In addition, some of the NEMA Rules on wastes disposal are punitive and eroding the motivation of pre-treating wastes due to the exorbitant costs associated on the licenses e.g. on composting, constructed wetlands, e.t.c. These erode the competitiveness of the industry.
Government ministries have been given a directive to have one licensing office for all businesses by 2013, a move towards a focused institutional arrangement.
It was noted that there was a lot of duplication in term of requirements by Government agencies. For instance environmental requirements related establishment and management of a chemical stored by Pest Control Product Board (PCPB), National Environment Management Authority (NEMA) among others.
The Ag. Director General of NEMA Dr. Ayub Macharia asked the industry to consider carbon foot print declaration as a whole, since individual declarations are too small and insignificant. He gave hioglights of the Kenyan Constitution and EMCA of 1999 citing the obligations of the government and also of the flower industry. He asked growers to use NEMA licensed waste collectors and incinerators, and to always follow-up on where their wastes end up.
The Chairman of Lake Naivasha Growers Group Mr. Richard Fox said Kenya in terms of the horticulture industry is a green economy. For sustainability’s sake, he urged all producers to adhere to a common standard that is mandatory for exporting; that meet both local and international requirements on social and environment, alongside other market requirements.
To ensure compliance he suggested that government regulators like KEPHIS, HCDA, and others have one authority regulating the industry. He added that the government should consider using the EIA report as a pre requisite to acquiring other government licenses, permits (water, exports) among others.
Issues on Climate change, compliance, awareness and capacity building, laws and regulations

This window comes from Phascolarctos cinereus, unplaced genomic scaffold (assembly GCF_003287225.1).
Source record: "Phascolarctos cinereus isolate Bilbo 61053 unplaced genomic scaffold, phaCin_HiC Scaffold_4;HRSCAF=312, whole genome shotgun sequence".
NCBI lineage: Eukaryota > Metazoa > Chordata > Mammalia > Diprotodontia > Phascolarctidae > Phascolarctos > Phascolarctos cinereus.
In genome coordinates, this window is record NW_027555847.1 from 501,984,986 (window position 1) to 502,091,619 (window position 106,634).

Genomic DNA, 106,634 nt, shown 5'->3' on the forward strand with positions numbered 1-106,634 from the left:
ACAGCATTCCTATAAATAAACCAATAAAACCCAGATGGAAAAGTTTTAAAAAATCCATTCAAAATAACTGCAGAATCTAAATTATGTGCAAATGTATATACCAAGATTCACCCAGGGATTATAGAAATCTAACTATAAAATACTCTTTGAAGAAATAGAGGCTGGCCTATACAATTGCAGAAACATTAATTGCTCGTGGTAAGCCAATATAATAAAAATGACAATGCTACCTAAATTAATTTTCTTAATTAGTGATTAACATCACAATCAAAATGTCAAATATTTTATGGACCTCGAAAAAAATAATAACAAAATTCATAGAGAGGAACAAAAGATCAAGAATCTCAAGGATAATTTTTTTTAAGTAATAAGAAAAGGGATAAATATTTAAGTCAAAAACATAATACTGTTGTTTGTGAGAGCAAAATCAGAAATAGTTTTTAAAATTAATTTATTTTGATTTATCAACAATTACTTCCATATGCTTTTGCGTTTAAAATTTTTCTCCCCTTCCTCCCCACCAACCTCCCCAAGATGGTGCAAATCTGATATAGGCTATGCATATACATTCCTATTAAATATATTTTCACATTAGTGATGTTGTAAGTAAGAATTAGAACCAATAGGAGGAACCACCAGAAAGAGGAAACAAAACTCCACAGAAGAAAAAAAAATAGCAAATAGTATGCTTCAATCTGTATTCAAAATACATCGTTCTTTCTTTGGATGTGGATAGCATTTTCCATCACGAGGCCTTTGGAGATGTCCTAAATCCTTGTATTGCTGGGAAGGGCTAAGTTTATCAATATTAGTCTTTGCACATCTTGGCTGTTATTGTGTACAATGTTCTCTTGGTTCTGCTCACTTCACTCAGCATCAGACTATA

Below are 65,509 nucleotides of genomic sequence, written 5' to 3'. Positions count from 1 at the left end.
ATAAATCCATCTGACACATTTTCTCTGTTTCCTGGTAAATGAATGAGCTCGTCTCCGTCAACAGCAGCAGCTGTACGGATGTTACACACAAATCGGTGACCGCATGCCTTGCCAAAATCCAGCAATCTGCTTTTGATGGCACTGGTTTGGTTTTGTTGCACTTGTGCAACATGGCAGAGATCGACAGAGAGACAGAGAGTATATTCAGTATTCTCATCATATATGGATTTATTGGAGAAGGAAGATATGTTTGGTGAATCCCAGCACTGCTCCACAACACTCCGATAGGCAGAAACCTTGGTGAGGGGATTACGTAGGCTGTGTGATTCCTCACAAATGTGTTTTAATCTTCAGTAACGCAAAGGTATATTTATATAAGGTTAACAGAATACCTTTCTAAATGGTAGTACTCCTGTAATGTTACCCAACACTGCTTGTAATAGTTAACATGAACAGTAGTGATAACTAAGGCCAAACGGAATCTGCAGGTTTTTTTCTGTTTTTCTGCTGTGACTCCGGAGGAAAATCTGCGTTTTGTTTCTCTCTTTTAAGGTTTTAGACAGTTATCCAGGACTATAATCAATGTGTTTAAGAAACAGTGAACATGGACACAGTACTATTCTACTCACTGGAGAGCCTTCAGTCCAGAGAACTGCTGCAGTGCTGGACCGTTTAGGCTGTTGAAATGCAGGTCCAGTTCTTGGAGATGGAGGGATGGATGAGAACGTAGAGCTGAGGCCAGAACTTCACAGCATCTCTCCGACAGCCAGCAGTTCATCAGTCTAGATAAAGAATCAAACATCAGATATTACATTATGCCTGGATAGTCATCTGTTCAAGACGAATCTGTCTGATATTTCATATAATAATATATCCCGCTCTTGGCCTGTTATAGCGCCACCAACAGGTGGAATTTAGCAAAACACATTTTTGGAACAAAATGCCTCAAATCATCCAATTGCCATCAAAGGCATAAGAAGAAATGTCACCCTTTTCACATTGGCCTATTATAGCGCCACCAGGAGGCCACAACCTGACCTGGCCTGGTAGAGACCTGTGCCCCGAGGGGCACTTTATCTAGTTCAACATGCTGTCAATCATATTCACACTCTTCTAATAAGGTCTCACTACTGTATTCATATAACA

The workshop ended by proposing a common local standard for the horticultural sector (through government regulation) to be complied by all before export. On NEMA regulations, it was suggested that the authority should endeavor in providing guidelines on how to comply with given regulations, some of which call for new and costly technology.
The copies of presentation are available on request.
GlobalGap to be translated to Swahili
The Fresh produce Exporters Association of Kenya (FPEAK) has been awarded some 729,000 US$ by Trade Mark East Africa (TMEA) to facilitate domestication of good agricultural practices by horticulture farmers in East Africa in the next 12 months. This will involve:
- Translation of GLOBALGAP (formerly EurepGAP) standard for fruits, vegetables and flowers from English to Swahili, one of the official languages in east Africa, for ease of readership by rural farmers.
- Simplification of the standard by producing brief, easy to read booklets on several aspects of the standard in English, Swahili and French – based on experiences gained under KenyaGAP, and other initiatives in the region.
- Training of trainers on the standard
- Training and information dissemination and certification of grower groups.
This project will be coordinated by FPEAK, but implemented in respective countries through established horticulture associations/organizations. In this process the Kenya Flower Council will take the lead in activities targeting Global Gap Flowers and ornamentals.
Give your flowers a headstart with
Koppert Kenya a subsidiary of Koppert B.V Netherlands officially launched their new product Trianum in Naivasha Sports Club on 16th and 17th September 2011 during the just ended Naivasha Horticultural Fair. About 150 guests graced the event on both days of the launch.
Trianum is the trade name for koppert’s unique, patented hybrid strain of the beneficial fungus Trichoderma harzianum. It’s based on strain T-22 of Trichoderma which is not only useful for the control of soil-borne pathogens such as Fusarium, pythium, Rhizoctonia and sclerotinia but also for promoting growth of plant roots and shoots as well. The product has been in use in Kenya since mid-2010.
According to Roger Boer, the product manager for TRIANUM in Koppert Netherlands the elaborate trial was carried out for a period of 6 months in four different geographic locations across the country i.e. Isinya, Timau, Naivasha and Eldoret. Among other things, increased production of cut-flowers and improved quality of the produce was reported.
Crops grown with trianum are observed to be more resistant to stress caused by diseases, sub-optimal feeding and watering regimes or climatic conditions. The plants have also improved intake of water and nutrients. It’s safe for people and the environment, suitable for use in organic systems. For best results it’s advisable to apply it early for example in propagation units, seedbeds etc.
Following application of Trianum in the root zone, trianum develops mycelia, which grow very aggressively along with the developing root system. It protects the plants in the following ways: